Don't get me wrong, I'd love fibre to the premises (aside from the need for a battery backup), but it can't be an overnight decision because the level work required is astronomical.

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Re: @Bluenose

They should just not accept random blobs of molten or even compacted copper in that particular respect, because where it comes from is less likely to be traceable.

Want to bring in copper for recycling? Please bring it in original form. At least then any original tracing features that could be applied in a number of ways would be in tact.

But, one day one of them will cut through a fibre cable that is just beyond an amplifier, look at it wondering where all of the copper is, and burn a few holes in his vision in the process. That will serve him right.

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Re: A simple suggestion

I believe Fiber is the American spelling.

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bex

Re: @Bluenose

you supposedly can only paid into a bank account for scrap in the UK these days

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BT copper replacement

Actually there's a rolling plan to replace all the copper underground for two reasons : fibre has more bandwidth and will hopefully at some point stop the cable being stolen and they've made several million selling the scrap cable over the last few years.

Talking to some openreach engineers, they said the best stuff was from the early days of the GPO as it was really thick but also wrapped in lead (to protect it)!

Oh and to someone else who said about the cost of training - they know how to strip and connect all types of cables, not much use being too specialised.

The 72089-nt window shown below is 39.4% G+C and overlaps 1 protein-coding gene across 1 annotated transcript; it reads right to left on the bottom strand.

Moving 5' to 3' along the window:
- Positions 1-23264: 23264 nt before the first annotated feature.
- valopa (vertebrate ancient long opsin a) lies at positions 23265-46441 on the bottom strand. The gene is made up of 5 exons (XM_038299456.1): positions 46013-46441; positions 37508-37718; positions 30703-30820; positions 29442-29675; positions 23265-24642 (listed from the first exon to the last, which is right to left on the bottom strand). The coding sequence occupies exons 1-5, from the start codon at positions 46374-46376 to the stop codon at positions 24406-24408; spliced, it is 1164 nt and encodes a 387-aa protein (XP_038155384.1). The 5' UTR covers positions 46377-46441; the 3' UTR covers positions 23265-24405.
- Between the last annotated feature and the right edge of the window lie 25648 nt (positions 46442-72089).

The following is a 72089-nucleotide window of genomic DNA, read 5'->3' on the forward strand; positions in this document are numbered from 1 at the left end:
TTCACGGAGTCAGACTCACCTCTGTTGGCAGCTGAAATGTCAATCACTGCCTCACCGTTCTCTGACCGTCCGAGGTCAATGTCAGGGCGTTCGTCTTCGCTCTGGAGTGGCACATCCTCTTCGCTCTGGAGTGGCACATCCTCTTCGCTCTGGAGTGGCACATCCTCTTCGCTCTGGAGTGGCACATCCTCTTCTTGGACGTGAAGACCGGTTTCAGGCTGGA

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Re: BT copper replacement

I agree that a rolling upgrade plan to fibre makes sense, but most commentards believe the only reason BT/OR don't tear out all copper nationally in six months is because BT hate them all, not because it's an effing big job.

Regarding training, you do raise a good point but I doubt that every Openreach engineer is trained in and carries kit for fibre install and joining. There's a big difference in kit level between copper joining and fibre joining as well.

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Anonymous Coward

Re: @Bluenose

A problem being seen now is that the application of stricter rules on scrap metal dealing in the UK is resulting in criminals loading up a lorry and heading for the channel tunnel. Copper theft is now being concentrated in the South-East to allow for easy access to the continent.

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Re: A simple suggestion